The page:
An organization may boast an executive director with years of experience in the voluntary sector, a top-notch communications coordinator, a board filled with the most impressive experts in their field, and a dedicated volunteer base. But without one key element, every one of those assets can fall swiftly by the wayside. Its name is communication; not the external kind, but the kind that takes place internally in the workplace. It brings people together, establishes an environment of congeniality, of encouragement, support and understanding. It helps ideas move more efficiently and cohesively from conception to execution and ensures decisions reflect not only a gathering of minds but of ideas and approach. “Communications is the lifeblood of relationships,” says communications consultant, Nina Winham principal of New Climate Strategies, a consultancy focusing on sustainability, communications, and business strategy. “And leadership is effectively building those relationships in order to move people forward.”
A recent study commissioned by the International Association of Business Communicators identified the top critical employee challenges faced by communicators. One was defined as the need to educate and engage leaders and managers in their role in employee communication. Another was the need to motivate employees to align with the business strategy. Effective organizations recognize the need to build a community of like-minded people motivated to work together toward a shared goal.
It stands to reason, therefore, that no matter what size, type or mission it pursues, an organization needs to implement effective internal communication procedures. Abby Robins, for one, knows how important this element can be. As communications manager of Toronto-based Second Harvest, Robins runs any new ideas by her formal communications committee before initiating a new campaign or program. Made up of experts in the field, the committee provides her with feedback that Robins then incorporates with ideas of her own. Not only has effective communication with her committee been beneficial to her moving forward with confidence and support, but the next step of garnering endorsement from the organization’s board of directors is made that much easier with the committee’s stamp of approval.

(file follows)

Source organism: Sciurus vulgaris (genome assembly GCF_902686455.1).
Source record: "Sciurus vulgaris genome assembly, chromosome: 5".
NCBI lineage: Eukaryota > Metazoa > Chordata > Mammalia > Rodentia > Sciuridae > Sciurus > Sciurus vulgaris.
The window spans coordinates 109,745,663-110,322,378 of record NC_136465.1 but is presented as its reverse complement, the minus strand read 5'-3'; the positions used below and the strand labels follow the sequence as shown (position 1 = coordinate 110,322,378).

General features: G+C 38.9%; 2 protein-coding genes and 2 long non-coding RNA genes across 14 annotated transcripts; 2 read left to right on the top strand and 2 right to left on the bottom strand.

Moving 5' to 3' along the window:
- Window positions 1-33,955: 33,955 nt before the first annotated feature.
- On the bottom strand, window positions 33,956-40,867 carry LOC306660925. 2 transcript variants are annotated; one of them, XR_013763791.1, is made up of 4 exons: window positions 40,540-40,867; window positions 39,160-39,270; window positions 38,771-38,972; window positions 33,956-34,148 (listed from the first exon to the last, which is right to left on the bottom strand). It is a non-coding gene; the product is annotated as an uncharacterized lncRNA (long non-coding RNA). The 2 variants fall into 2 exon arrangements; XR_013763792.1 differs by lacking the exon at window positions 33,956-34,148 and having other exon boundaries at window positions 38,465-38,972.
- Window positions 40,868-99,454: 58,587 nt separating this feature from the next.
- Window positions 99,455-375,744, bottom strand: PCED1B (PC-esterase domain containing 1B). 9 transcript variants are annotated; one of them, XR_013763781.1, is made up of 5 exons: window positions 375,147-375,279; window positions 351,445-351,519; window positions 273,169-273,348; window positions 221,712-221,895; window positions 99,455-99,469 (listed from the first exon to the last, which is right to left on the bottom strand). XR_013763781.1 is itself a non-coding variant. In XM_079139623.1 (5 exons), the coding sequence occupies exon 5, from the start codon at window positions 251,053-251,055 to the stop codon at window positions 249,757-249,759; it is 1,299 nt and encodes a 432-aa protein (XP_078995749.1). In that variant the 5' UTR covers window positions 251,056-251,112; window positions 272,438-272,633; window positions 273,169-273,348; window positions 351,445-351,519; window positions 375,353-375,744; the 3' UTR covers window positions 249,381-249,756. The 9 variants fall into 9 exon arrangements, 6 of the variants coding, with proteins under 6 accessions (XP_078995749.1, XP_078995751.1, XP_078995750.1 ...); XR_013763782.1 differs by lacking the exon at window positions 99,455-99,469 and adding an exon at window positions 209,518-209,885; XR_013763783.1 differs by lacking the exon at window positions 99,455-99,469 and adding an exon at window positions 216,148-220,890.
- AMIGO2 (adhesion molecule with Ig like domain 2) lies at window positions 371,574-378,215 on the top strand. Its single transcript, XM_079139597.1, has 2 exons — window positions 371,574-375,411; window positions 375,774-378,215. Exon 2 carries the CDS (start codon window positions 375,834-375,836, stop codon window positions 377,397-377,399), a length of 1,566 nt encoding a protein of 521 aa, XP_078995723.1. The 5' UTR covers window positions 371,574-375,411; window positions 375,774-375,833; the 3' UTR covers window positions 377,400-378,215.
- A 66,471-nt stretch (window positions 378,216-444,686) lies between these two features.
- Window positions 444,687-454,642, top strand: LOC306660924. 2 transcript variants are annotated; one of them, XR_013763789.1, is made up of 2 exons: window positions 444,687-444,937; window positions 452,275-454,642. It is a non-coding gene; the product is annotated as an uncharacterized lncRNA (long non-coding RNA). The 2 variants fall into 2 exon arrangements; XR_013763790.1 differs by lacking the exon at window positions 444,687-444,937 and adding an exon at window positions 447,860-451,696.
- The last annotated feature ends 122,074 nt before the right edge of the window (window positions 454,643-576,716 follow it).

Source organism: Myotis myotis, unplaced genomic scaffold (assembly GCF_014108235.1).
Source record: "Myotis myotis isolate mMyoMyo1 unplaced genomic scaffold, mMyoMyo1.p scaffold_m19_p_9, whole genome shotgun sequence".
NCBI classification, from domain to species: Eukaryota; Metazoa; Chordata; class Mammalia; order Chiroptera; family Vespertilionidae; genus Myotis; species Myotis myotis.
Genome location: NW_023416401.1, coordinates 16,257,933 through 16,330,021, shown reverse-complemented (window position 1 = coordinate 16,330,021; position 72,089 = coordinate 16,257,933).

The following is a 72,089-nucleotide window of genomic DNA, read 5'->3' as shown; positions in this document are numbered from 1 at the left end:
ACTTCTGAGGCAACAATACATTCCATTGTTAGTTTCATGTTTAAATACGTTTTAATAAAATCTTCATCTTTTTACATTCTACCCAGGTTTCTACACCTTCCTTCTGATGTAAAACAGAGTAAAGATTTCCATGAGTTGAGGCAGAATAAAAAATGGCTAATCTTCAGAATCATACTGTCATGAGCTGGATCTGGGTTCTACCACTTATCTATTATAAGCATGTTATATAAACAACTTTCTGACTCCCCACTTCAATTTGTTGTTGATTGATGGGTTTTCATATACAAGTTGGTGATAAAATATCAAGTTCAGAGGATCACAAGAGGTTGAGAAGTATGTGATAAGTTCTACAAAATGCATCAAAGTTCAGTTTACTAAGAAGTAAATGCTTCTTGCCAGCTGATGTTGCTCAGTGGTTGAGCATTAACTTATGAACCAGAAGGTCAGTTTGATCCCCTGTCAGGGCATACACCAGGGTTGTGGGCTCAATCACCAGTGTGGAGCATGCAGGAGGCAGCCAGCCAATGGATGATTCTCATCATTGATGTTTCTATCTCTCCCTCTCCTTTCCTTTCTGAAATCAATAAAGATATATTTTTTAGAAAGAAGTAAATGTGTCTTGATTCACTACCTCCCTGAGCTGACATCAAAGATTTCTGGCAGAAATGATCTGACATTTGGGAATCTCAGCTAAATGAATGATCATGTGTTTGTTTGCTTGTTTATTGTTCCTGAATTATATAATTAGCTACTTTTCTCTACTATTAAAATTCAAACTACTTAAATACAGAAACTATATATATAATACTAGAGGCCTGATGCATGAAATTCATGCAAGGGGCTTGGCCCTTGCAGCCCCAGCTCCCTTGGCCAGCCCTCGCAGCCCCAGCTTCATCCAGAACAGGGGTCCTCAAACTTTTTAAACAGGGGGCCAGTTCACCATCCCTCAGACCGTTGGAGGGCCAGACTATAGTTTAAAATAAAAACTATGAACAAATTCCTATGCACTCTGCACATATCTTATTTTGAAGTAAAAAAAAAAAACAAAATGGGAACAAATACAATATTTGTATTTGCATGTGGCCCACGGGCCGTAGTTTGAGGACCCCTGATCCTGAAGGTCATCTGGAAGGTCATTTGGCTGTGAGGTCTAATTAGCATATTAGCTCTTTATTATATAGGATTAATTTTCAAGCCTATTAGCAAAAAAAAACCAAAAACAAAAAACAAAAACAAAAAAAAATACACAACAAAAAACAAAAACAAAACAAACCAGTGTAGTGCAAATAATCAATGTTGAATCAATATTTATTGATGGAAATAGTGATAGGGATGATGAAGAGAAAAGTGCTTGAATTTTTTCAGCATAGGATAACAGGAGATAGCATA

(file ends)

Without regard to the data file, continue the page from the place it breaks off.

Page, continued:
The many determinants of effective internal communication
Of course, an organization’s culture can impact its approach to communications - as well its likelihood for success. And many factors can influence that culture. For one thing, there’s the board, a fundamental and significant cornerstone of any organization. In some situations, a great and acrimonious divide between board and management sets the tone, undermining the relationships. Luckily, many organizations are able to establish an atmosphere of cooperation, compromise and harmony. Second Harvest is one of those lucky ones. “We have a really strong board that is very supportive,” says Robins. This culture of support and cooperation can produce far-reaching results, with communication as its staunch supporter.